|The sensual feel of a soft pencil gliding across clean vellum|
has been replaced by a lot of clinical tapping.
In the main, CAD has been a blessing to the architectural profession. Having begun my practice in pre-computer days, I can testify that CAD has taken much of the now medieval-seeming drudgery out of architecture. By replacing paper and pencil with a computer screen, architects are no longer smudged with graphite by day’s end. Likewise, the hours of messy erasure once required to revise drawings is now a neat and simple matter of point and click. Powerful capabilities such as virtual reality are soon to come.
|Would architecture such as that of|
William R. Yelland ever have
arisen on CAD....?
Berkeley, California, begun 1926)
However, there's no denying that CAD has taken some of the romance out of architecture as well. The sensual feel of a soft pencil gliding across clean vellum, leaving a crisp and charismatic hand-drawn line, has been replaced by the clinical tapping of keys and mouse buttons.
Neither can the computer compensate for a lack of creativity. An architect who’s incompetent on paper is just as dangerous on a computer—his lines are straighter, that’s all. In fact, by concealing sloppy thinking in a tidy-looking presentation, computer drafting sometimes legitimizes a caliber of work that would otherwise not be passable.
CAD contains booby traps even for accomplished architects. Too many are seduced by the easy flashiness of computer drawings, sometimes to the point where the process supersedes the product. For one thing, the tempting ability to copy and paste details with a computer can make an architect lazy, and it shows in some CAD-produced work. Details, and sometimes whole sections of buildings, become repetitive and rigid.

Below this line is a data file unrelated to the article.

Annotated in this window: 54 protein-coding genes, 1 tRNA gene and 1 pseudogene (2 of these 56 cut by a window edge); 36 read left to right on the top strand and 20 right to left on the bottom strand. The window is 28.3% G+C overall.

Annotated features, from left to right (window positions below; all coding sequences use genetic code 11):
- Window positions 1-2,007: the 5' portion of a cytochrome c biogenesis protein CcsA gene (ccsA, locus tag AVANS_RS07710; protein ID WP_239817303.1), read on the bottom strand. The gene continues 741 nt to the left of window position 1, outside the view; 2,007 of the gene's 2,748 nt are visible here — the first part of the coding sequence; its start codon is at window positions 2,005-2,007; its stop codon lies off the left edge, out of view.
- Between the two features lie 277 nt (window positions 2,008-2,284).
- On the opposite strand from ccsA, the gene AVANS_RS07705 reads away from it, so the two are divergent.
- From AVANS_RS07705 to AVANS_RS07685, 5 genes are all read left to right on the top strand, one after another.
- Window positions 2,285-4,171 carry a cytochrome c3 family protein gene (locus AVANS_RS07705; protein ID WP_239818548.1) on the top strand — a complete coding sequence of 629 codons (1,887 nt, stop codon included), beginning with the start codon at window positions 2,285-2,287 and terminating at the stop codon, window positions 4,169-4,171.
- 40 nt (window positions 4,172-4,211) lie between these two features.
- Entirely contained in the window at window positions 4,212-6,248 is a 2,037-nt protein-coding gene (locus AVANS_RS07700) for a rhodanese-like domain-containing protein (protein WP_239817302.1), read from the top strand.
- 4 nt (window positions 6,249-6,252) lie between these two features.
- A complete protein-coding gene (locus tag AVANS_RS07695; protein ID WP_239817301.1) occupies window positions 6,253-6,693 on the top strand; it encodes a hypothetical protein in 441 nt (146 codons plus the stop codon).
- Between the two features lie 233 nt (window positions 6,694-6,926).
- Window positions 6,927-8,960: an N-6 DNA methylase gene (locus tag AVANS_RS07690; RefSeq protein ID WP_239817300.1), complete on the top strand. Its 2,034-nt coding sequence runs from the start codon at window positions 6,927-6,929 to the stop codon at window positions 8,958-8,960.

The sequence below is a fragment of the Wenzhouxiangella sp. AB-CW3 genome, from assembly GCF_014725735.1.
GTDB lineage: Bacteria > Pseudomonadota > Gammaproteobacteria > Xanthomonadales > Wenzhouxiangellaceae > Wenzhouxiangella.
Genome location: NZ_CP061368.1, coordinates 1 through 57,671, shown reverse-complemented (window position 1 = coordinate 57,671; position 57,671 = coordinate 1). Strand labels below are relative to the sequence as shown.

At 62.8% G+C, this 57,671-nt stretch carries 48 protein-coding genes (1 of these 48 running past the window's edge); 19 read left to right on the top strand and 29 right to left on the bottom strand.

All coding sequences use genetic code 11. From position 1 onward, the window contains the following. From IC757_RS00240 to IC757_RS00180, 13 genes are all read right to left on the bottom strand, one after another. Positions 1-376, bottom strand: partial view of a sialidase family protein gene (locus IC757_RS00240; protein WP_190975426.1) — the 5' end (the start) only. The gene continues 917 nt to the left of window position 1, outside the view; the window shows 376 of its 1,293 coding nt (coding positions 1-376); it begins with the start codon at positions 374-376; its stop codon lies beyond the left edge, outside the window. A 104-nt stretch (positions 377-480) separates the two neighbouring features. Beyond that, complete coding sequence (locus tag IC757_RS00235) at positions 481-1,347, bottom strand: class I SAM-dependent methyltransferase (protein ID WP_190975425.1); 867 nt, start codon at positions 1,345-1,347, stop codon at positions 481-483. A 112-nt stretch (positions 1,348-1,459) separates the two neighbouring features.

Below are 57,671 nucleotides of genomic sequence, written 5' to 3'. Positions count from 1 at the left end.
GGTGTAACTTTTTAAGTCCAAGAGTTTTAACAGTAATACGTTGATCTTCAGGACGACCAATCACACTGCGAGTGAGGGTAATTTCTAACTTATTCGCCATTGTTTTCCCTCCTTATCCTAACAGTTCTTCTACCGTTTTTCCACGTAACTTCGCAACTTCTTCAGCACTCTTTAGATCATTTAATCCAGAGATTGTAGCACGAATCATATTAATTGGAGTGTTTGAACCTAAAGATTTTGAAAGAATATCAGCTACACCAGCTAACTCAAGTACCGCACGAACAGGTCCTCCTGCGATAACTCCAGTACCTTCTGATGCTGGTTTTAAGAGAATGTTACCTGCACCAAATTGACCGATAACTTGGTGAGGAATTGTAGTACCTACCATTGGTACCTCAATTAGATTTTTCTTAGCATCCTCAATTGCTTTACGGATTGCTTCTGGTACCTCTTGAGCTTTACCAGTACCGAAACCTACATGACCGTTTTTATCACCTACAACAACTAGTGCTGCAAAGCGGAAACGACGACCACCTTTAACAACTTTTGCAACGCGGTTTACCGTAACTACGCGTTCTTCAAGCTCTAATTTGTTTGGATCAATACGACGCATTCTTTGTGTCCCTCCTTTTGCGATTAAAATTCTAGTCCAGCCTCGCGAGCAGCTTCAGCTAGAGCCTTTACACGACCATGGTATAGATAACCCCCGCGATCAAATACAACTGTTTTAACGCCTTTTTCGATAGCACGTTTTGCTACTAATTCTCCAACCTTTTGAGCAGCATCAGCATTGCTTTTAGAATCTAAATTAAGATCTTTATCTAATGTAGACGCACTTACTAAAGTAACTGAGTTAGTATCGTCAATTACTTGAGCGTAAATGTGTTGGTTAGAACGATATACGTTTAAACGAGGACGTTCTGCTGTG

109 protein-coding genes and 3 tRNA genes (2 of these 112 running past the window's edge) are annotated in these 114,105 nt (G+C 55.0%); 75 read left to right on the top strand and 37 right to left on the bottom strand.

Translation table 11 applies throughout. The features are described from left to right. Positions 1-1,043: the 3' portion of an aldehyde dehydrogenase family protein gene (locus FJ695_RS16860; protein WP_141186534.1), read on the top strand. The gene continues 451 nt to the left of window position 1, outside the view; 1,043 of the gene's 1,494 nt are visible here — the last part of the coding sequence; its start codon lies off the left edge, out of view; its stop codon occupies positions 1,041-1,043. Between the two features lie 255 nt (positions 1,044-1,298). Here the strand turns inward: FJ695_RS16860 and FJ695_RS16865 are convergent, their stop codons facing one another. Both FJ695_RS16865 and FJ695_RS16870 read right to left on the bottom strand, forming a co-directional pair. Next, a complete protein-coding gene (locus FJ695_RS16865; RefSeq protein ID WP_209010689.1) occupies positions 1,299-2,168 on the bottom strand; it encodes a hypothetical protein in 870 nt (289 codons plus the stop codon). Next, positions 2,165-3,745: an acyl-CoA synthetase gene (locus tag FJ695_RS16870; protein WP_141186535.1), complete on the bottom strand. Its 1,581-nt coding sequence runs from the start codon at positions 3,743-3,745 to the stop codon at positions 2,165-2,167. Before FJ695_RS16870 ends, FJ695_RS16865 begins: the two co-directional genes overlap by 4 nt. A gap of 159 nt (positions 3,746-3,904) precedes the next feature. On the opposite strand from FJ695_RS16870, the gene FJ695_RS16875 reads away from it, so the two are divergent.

|...or Corbusier's Notre Dame du Haut at Ronchamps (1954)?|
Operations that are difficult on a computer can influence designs as well. For example, drawing complex curves is quick and natural with a pencil, but relatively cumbersome with CAD. Hence, an architect may relent—consciously or not—to the simpler option of using straight lines instead. The idiom of the computer begins to dictate the idiom of the architect.
In fact, it’s inconceivable that the fantastical, free-form Hansel-and-Gretel cottages of an architect like William R. Yelland—or even the sinuous carved details of Bernard Maybeck—could ever have arisen on CAD. The process is just too rational. Ditto for highly sculptural masterpieces like LeCorbusier’s soaring chapel at Ronchamps, which has scarcely a straight line or simple curve in it. This very shortcoming is, ironically, why an architect such as Frank Gehry requires a whole army of drafters using massive computing power to even approach the freedom of a hand-drawn design.
|Ironically, it now takes a whole army of CAD technicians|
to create a building that aims to look hand-drawn.
(Frank Gehry, Walt Disney Concert Hall, 2003)
Progress always brings tradeoffs, however. And as CAD programs continue to become more intuitive, designing on a computer may one day one day become almost as natural as drawing with a pencil.
At the same time, though, we should recognize that architecture is closer to social science than rocket science. Architects must satisfy human beings, not just sets of numerical parameters. While computers can can help us sort out the cold-blooded logistics of door sizes and floor heights, they’re less useful in the creation of passionate architecture. They can never equal the power of a pencil in a sympathetic hand.